The Ministry missed the golden opportunity of the FAO exercise to redefine all its institutions to reduce duplication/triplication and share limited resources with clearer mandates towards a goal of reducing our dependency on imports for food, and protect agricultural land and the forest environment. It also missed the opportunity to redefine the competency framework and recruit the best professional talent for heading and guiding these institutions. For example the PRB and HR (MCSAR staff) did not even respect the recommendations of the learned FAO Consultants to come up with new posts of Director and Assistant Directors with new Schemes of Service, to recruit high calibre agriculture professionals. The top technical agricultural department is still headed by civil engineers, not agriculture professionals. This department has also not recruited staff to replace its significant outgoing technical staff for more than a decade, but non-technical support staff has been increasing at the Ministry, according to a trade union of technical staff.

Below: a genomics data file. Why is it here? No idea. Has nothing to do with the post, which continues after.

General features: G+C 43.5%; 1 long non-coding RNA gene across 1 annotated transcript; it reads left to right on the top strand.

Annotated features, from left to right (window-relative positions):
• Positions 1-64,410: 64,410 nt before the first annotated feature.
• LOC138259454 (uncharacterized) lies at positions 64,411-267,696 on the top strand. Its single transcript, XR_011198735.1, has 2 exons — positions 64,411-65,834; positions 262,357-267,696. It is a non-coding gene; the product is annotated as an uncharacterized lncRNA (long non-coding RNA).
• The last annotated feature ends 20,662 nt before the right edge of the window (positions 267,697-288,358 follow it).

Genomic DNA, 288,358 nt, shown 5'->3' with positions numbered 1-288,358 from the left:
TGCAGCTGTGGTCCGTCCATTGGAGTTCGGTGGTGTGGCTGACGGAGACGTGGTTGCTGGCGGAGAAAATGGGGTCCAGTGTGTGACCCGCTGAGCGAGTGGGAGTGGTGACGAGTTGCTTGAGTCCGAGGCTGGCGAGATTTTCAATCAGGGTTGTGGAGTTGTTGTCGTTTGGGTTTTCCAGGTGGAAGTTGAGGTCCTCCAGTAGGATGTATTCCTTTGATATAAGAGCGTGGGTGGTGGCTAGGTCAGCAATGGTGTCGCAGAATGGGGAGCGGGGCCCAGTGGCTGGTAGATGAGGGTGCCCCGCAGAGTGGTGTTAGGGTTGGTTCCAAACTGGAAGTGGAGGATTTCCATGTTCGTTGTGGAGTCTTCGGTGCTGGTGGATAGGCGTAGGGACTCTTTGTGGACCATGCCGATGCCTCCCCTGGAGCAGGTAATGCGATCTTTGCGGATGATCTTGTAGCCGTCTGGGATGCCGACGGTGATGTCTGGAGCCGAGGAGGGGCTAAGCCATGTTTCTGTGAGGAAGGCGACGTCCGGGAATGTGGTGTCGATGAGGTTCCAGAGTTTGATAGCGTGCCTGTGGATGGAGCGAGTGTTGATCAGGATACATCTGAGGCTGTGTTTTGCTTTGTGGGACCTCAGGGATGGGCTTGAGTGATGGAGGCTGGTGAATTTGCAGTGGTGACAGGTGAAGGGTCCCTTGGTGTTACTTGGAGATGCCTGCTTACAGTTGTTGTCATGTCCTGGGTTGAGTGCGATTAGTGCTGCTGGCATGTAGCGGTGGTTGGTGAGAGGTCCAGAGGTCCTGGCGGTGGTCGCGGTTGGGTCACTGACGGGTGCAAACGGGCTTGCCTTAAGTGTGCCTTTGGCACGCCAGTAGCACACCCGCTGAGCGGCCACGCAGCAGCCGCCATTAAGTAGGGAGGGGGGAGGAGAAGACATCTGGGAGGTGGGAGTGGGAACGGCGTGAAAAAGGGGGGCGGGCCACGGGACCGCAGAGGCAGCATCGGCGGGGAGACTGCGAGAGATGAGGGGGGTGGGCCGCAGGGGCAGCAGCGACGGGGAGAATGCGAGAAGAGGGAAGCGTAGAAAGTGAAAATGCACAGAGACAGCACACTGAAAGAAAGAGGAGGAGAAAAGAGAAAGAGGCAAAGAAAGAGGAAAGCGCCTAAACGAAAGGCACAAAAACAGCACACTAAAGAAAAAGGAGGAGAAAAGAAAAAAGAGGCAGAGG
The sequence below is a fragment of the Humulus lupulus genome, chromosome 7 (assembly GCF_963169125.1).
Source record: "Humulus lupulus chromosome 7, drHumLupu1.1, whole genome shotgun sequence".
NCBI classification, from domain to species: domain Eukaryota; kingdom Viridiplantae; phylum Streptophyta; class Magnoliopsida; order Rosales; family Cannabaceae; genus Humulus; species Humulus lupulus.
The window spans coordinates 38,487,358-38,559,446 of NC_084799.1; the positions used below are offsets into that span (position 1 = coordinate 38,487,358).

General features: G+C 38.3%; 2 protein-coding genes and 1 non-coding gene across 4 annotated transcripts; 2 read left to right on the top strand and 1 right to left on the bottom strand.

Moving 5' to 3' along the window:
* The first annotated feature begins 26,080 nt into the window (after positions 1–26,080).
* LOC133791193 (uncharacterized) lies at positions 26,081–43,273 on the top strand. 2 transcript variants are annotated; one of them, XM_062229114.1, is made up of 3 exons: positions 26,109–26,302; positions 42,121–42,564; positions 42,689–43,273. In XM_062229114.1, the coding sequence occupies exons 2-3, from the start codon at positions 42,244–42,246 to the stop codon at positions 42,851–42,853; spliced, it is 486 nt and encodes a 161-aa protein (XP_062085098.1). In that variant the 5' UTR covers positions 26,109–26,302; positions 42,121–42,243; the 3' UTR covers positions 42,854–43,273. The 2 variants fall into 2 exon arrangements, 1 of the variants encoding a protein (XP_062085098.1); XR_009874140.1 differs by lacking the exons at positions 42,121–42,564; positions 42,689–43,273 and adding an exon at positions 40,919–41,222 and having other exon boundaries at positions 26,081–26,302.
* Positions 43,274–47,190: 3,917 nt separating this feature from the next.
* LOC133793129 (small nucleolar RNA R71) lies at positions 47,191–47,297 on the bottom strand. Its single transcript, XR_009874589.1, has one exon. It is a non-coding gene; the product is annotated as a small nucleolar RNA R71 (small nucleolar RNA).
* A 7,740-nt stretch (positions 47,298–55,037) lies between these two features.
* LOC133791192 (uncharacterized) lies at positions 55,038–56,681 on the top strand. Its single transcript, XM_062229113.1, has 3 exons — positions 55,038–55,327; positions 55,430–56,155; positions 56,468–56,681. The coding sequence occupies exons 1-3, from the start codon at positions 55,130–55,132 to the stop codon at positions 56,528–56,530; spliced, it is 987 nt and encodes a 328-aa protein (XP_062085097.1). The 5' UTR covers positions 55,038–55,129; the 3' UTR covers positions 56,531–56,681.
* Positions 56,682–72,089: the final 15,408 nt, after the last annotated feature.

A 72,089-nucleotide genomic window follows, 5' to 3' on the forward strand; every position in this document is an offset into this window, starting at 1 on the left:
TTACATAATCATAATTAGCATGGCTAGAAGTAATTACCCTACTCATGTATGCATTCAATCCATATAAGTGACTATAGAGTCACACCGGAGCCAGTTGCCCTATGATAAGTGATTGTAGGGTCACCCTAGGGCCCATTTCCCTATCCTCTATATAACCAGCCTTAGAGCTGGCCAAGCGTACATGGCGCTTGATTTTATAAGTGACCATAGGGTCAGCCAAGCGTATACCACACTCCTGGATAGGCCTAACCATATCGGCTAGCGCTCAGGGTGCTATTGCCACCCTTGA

And now the HR Division, in spite of all representations and advice, seems bent upon advertising posts for the grade of Scientific Officers for the AS with a common scheme of service when the activities demand specialised staff and training. This is a blind application of a recommendation of the last PRB Report to flatten grades and make them versatile, though obviously this cannot be applied to technical grades. Food technologists may be called upon to work as engineers. No wonder agriculture is drifting, playing on only an impression of success, but worse is come. A Pesticide Residue Bill in the pipeline is welcome but will the department have the right talent to implement it?